Heart defects are very common in this syndrome and their severity varies. The most common are stenotic pulmonary valves (60%) and hypertrophic cardiomyopathies (HCM) (20%). HCM is a primary disease of the heart muscle characterized by hypertrophy of one (generally left) or both ventricles with no cardiac or systemic disease to justify it. Although most cases are idiopathic, several disorders must be ruled out in newborns, the most common being diabetic fetopathies. It may be associated with polymalformation syndromes such as Noonan,4 LEOPARD, Beckwith-Weidemann, or Barth syndromes, and with metabolic diseases, and it is necessary to rule out deposit diseases (glycogenosis, mucopolysaccharidosis, oligosaccharidosis, sphingolipidosis, etc.), energy metabolism disorders (fatty acid oxidative deficiency and carnitine deficiency) and neuromuscular syndromes (Friedrich ataxia5).

The age of presentation of HCM varies greatly and depends above all on the causal mutation, although in many cases this is part of the disease's natural evolution; in older patients, it develops with varying intensities.6 Echocardiography provides a definitive diagnosis, and electrocardiogram monitoring is necessary for the early detection of ventricular arrhythmias, which are sometimes precursors of episodes of sudden cardiac death (SCD), the main cause of mortality. The earlier the age of presentation, the higher the risk of SCD, as these patients also have worse treatment options.7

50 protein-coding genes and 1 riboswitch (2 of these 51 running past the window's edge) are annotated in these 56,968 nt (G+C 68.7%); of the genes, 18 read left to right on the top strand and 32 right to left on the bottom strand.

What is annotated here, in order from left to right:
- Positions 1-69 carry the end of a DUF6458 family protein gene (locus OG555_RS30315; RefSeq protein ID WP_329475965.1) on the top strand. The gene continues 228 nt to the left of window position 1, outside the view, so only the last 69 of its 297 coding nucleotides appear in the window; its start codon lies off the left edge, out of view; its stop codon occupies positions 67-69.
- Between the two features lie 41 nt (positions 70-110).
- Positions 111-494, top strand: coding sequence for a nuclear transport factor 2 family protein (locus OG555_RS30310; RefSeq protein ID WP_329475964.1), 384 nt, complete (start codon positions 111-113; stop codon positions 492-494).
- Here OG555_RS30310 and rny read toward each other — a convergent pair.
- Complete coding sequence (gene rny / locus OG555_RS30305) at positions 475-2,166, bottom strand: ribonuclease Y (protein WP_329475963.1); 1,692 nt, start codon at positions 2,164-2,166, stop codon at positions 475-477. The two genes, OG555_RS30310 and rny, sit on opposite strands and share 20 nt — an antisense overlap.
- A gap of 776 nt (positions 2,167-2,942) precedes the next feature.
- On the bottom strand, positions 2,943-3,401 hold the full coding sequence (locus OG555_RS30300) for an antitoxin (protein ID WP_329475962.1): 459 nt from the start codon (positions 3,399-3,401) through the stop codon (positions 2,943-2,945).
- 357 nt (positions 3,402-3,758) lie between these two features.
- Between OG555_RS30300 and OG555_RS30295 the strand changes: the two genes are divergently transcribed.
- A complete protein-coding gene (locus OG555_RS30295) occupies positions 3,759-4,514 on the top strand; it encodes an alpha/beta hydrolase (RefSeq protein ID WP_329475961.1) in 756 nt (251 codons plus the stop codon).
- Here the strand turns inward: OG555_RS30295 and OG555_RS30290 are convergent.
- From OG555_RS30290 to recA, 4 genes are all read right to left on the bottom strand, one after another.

Beginning pharmacological treatment is recommended in asymptomatic children with obstructive SCD and significant left ventricular outflow tract gradients, and an appropriate stratification of the risk of SCD must be carried out and genetic advice given to parents.8

Corresponding author: tonisanchan@hotmail.com

Bibliography
[1]
Van der Burgt I..
Noonan syndrome..
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[2]
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Noonan syndrome in a premature infant with hypertrophic cardiomyopathy and death in infancy..
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[3]
Lo FS, Lin JL, Kuo MT, Chiu PC, Shu SG, Chao MC, et al., et al.
Noonan syndrome caused by germline KRAS mutation in Taiwan: report of 2 patients and a review of the literature..
Eur J Pediatr. , 168 (2009), pp. 919-923
[4]
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PTPN11 gene mutation and severe neonatal hypertrophic cardiomyopathy: what is the link?..
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Efficiency of metabolic screening in childhood cardiomyopathies..
Eur Heart J. , 19 (1998), pp. 790-793
[6]
Zubeldia Sánchez J, Cabrera Duro A, Sánchez Obregon M, Pilar Uribe J, Sarrionandia Uribelarrea M, Sebastian Ruiz MJ, et al., et al.
Cardiopathy in Noonan syndrome. Review of 29 cases..
An Esp Pediatr. , 30 (1989), pp. 104-108
[7]
Sonesson SE, Fouron JC, Lessard M..
Intrauterine diagnosis and evolution of a cardiomyopathy in a fetus with Noonan's syndrome..
Acta Paediatr. , 81 (1992), pp. 368-370
[8]
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Epidemiology and causes-specific outcome of hypertrophic cardiomyopathy in children..
Circulation. , 115 (2007), pp. 773-781
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Revista Española de Cardiología